A driver or pedestrian approaching a railroad crossing is required to look and listen with care, but is not necessarily required to stop in the absence of a stop sign or signal device. If a driver or pedestrian disregards an automatic signal device or crossing gate, there is a “presumption” that the driver or pedestrian is negligent. However, this presumption can be overcome if the signal is not clearly visible by the driver or if the signal is activated by a stopped train. Thus, you may be found partly negligent for causing the accident. California is a comparative negligence state, and as long as you can prove that the train company was at least partially responsible for the accident, you can bring the lawsuit. However, your recovery will be reduced by the percentage of your negligence. Therefore, if you win $1 million but found to be 50% at fault, your recovery will be reduced to $500,000.
8. Is it important to retain a lawyer who is willing to perform a thorough investigation and hire experts in railroad accident cases?
Yes. Any time that a train is involved in a collision or any type of accident, the operator of the train immediately calls a claims investigator who thoroughly investigates the accident, sometimes before the police and fire crews arrive. The purpose of the investigation will be an attempt to place blame for the accident on anybody other than the train company. Thus, it is important that your lawyer perform whatever investigation is necessary to overcome the natural advantage that the train company has by being at the accident scene first.
Further, it is important in all but the most clear liability cases for the plaintiff’s attorney to retain train experts and other types of experts who can reconstruct the accident and help make a case against the train company or whoever else was responsible for your injury or the death of a loved one.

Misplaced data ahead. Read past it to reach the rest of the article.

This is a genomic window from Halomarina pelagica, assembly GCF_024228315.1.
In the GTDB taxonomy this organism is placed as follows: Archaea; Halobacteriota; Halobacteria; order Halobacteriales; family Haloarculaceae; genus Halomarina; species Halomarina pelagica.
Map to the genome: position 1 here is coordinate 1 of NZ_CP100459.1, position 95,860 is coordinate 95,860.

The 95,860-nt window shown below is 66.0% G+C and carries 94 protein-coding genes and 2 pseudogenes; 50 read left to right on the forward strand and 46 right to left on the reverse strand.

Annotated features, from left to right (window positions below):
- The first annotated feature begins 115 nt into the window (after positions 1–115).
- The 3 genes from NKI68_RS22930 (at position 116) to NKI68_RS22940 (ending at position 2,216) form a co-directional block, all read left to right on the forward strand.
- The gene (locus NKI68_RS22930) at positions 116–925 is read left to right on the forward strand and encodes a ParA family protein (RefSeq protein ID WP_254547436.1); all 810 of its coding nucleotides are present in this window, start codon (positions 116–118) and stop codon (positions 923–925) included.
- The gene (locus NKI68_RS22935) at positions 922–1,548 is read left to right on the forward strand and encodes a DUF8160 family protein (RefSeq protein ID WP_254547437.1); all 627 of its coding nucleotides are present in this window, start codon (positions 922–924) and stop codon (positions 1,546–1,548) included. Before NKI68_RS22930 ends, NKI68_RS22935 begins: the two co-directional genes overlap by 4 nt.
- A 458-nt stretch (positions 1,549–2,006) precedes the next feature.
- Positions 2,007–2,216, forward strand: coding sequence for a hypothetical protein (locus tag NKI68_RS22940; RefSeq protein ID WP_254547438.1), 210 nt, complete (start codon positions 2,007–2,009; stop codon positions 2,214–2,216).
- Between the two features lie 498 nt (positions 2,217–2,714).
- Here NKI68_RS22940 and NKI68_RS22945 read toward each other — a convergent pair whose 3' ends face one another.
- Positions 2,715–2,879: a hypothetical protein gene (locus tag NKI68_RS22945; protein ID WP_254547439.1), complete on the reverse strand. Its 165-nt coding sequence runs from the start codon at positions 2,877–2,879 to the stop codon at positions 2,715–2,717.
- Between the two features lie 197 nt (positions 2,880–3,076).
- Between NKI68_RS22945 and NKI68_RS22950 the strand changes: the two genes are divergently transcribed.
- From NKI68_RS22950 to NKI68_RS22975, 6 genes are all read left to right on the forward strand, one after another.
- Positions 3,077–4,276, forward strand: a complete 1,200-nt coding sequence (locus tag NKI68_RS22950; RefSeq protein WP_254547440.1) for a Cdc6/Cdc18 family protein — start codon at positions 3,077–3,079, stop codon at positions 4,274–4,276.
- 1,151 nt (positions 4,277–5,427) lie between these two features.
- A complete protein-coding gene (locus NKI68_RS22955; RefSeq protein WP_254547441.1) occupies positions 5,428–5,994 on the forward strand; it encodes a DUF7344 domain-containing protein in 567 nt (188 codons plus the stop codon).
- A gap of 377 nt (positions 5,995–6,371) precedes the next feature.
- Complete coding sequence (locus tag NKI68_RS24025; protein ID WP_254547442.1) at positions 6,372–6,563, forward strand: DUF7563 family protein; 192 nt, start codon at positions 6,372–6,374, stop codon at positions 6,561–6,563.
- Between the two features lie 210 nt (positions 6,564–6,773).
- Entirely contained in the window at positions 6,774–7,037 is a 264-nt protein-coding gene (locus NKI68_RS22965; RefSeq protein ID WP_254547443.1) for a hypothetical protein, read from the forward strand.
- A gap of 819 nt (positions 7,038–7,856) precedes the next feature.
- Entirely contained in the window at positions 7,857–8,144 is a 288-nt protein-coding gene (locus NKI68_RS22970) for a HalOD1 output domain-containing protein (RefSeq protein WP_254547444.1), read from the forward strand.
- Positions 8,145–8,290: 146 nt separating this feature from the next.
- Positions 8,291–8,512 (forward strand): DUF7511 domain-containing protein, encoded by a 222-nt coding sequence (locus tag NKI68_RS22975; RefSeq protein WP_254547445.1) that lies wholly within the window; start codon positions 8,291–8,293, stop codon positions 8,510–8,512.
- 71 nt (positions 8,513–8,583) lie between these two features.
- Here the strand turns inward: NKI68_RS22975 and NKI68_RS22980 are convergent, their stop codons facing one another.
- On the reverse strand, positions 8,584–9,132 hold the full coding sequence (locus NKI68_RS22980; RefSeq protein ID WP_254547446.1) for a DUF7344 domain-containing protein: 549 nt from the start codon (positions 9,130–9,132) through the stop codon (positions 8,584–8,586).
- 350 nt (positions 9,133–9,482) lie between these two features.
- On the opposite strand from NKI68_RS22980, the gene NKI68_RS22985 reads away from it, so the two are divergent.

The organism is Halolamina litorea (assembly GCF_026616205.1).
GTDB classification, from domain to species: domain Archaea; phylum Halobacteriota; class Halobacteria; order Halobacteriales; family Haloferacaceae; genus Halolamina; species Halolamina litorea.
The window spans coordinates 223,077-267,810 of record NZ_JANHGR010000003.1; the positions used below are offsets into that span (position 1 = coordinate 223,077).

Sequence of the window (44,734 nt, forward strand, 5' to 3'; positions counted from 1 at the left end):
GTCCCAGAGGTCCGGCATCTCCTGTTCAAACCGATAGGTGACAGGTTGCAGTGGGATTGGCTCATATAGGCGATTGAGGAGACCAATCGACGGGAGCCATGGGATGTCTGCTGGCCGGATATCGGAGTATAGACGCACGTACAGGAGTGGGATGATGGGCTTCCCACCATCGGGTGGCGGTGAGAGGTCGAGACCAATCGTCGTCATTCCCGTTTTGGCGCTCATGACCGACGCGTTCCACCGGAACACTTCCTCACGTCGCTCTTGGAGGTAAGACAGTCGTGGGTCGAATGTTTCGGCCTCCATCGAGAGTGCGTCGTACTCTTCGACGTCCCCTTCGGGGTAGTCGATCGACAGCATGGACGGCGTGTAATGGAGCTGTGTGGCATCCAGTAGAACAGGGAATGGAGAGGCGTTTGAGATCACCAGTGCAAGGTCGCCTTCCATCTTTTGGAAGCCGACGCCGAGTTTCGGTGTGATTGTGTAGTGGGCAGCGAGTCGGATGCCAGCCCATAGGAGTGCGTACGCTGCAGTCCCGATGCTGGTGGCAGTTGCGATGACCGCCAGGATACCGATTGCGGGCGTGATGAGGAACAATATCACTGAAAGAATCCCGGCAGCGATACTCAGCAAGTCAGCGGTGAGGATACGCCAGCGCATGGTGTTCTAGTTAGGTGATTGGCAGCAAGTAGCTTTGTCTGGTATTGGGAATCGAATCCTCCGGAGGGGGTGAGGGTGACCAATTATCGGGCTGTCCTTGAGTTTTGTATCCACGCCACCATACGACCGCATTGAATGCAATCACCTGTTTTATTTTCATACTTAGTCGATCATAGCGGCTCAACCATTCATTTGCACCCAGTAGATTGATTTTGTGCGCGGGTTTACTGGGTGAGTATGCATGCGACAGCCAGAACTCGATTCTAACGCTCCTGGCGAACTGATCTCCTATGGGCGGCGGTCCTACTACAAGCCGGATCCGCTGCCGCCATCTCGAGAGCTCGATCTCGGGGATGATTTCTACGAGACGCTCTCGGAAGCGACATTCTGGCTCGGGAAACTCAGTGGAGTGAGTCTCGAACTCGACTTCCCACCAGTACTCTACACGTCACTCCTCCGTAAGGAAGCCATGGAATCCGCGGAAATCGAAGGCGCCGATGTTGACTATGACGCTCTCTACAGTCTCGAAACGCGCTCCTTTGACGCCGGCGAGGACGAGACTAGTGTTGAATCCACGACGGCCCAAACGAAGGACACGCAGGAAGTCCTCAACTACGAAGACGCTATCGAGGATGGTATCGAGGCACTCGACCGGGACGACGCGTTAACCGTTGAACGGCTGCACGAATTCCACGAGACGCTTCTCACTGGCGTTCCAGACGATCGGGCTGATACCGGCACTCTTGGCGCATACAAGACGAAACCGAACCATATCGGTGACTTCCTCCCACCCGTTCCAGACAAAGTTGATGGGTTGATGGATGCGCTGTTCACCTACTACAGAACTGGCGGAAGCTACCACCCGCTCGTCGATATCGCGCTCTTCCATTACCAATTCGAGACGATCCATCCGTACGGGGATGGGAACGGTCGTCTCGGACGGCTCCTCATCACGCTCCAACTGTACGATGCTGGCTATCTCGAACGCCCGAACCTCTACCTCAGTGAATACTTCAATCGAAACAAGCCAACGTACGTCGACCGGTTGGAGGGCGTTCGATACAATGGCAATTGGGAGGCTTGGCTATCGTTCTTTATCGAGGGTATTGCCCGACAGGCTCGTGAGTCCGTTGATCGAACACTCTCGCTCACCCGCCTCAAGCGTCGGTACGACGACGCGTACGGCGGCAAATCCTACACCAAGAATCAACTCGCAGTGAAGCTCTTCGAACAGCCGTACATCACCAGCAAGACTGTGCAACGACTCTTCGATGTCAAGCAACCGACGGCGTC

9. What damages are recoverable in train accident cases?
Plaintiff is entitled to recover damages for past and future medical expenses, past and future wage loss, past and future pain and suffering, and if it is deemed that conduct is bad enough, punitive damages (i.e., punishment damages against the defendant). If the passenger on the train dies, his or her survivors are entitled to recover full compensation for their economic losses that result from the passenger’s death as well as emotional distress damages which stem from the loss of society care and comfort of the decedent. If the survivors can prove that the plaintiff lived for a period of time between the negligent act and death, they can also bring an action for punitive damages.
10. How soon after the accident must I file a lawsuit?
Train accident cases must be brought within two years of the date of the accident, unless you are a railroad worker in which case you have three years. If the case involves a public entity, it must be filed within six months.
11. Do I need to retain an attorney?
If you are a passenger in a train that is involved in a collision, it is not safe to assume that the train company will automatically be responsible for your injuries. Although they owe you the highest duty of care, sometimes it is impossible for the train operator to avoid an accident, for instance, if a vehicle stalls on the tracks. Thus, you almost always will need to retain an attorney to
establish fault on the train company. Further, if you are a pedestrian or in a vehicle involved in an accident with a train, the train company will always attempt to blame you for your own injuries. Thus, again, you need to retain an attorney to attempt to fight the train company.
12. Will my case settle out of court?
Probably. Over 90% of train accident cases settle at some point before trial.
Most legal questions require complex answers. The answers provided here may not be complete or fully accurate but attempt to provide consumers with abbreviated answers. For more detailed answers to these questions, a consumer should check out other articles in this section of this website, research other legal articles and texts on the subject matter or consult with an attorney.